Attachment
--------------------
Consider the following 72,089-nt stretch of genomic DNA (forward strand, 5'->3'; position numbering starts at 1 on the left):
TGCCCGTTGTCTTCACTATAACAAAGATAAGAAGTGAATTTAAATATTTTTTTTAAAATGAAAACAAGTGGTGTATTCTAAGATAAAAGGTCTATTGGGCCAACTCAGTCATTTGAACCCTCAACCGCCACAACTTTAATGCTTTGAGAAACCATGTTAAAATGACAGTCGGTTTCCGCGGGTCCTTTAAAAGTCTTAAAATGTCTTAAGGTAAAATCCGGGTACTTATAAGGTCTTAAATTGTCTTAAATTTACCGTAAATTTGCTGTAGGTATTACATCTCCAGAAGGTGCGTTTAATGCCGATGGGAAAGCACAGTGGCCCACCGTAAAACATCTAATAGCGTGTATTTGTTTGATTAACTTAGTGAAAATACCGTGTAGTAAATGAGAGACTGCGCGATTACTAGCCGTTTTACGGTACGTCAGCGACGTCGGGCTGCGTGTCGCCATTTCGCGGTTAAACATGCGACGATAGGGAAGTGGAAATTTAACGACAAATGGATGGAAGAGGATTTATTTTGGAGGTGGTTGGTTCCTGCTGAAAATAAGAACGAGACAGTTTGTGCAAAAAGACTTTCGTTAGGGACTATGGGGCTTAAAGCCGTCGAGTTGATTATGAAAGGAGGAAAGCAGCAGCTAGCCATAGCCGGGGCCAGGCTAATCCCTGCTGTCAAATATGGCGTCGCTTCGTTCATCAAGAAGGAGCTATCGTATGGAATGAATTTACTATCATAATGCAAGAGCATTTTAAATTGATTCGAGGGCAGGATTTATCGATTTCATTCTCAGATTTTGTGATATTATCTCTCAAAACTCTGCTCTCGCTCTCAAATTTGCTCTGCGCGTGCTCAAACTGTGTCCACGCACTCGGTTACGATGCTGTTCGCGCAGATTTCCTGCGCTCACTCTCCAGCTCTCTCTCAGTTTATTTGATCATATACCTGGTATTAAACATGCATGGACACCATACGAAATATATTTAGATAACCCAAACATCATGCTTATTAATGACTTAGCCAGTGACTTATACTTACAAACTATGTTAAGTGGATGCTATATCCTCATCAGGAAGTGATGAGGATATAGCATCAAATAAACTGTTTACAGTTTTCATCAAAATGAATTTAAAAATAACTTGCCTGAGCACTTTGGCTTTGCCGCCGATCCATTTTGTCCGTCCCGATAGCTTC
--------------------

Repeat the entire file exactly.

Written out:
Consider the following 72,089-nt stretch of genomic DNA (forward strand, 5'->3'; position numbering starts at 1 on the left):
TGCCCGTTGTCTTCACTATAACAAAGATAAGAAGTGAATTTAAATATTTTTTTTAAAATGAAAACAAGTGGTGTATTCTAAGATAAAAGGTCTATTGGGCCAACTCAGTCATTTGAACCCTCAACCGCCACAACTTTAATGCTTTGAGAAACCATGTTAAAATGACAGTCGGTTTCCGCGGGTCCTTTAAAAGTCTTAAAATGTCTTAAGGTAAAATCCGGGTACTTATAAGGTCTTAAATTGTCTTAAATTTACCGTAAATTTGCTGTAGGTATTACATCTCCAGAAGGTGCGTTTAATGCCGATGGGAAAGCACAGTGGCCCACCGTAAAACATCTAATAGCGTGTATTTGTTTGATTAACTTAGTGAAAATACCGTGTAGTAAATGAGAGACTGCGCGATTACTAGCCGTTTTACGGTACGTCAGCGACGTCGGGCTGCGTGTCGCCATTTCGCGGTTAAACATGCGACGATAGGGAAGTGGAAATTTAACGACAAATGGATGGAAGAGGATTTATTTTGGAGGTGGTTGGTTCCTGCTGAAAATAAGAACGAGACAGTTTGTGCAAAAAGACTTTCGTTAGGGACTATGGGGCTTAAAGCCGTCGAGTTGATTATGAAAGGAGGAAAGCAGCAGCTAGCCATAGCCGGGGCCAGGCTAATCCCTGCTGTCAAATATGGCGTCGCTTCGTTCATCAAGAAGGAGCTATCGTATGGAATGAATTTACTATCATAATGCAAGAGCATTTTAAATTGATTCGAGGGCAGGATTTATCGATTTCATTCTCAGATTTTGTGATATTATCTCTCAAAACTCTGCTCTCGCTCTCAAATTTGCTCTGCGCGTGCTCAAACTGTGTCCACGCACTCGGTTACGATGCTGTTCGCGCAGATTTCCTGCGCTCACTCTCCAGCTCTCTCTCAGTTTATTTGATCATATACCTGGTATTAAACATGCATGGACACCATACGAAATATATTTAGATAACCCAAACATCATGCTTATTAATGACTTAGCCAGTGACTTATACTTACAAACTATGTTAAGTGGATGCTATATCCTCATCAGGAAGTGATGAGGATATAGCATCAAATAAACTGTTTACAGTTTTCATCAAAATGAATTTAAAAATAACTTGCCTGAGCACTTTGGCTTTGCCGCCGATCCATTTTGTCCGTCCCGATAGCTTC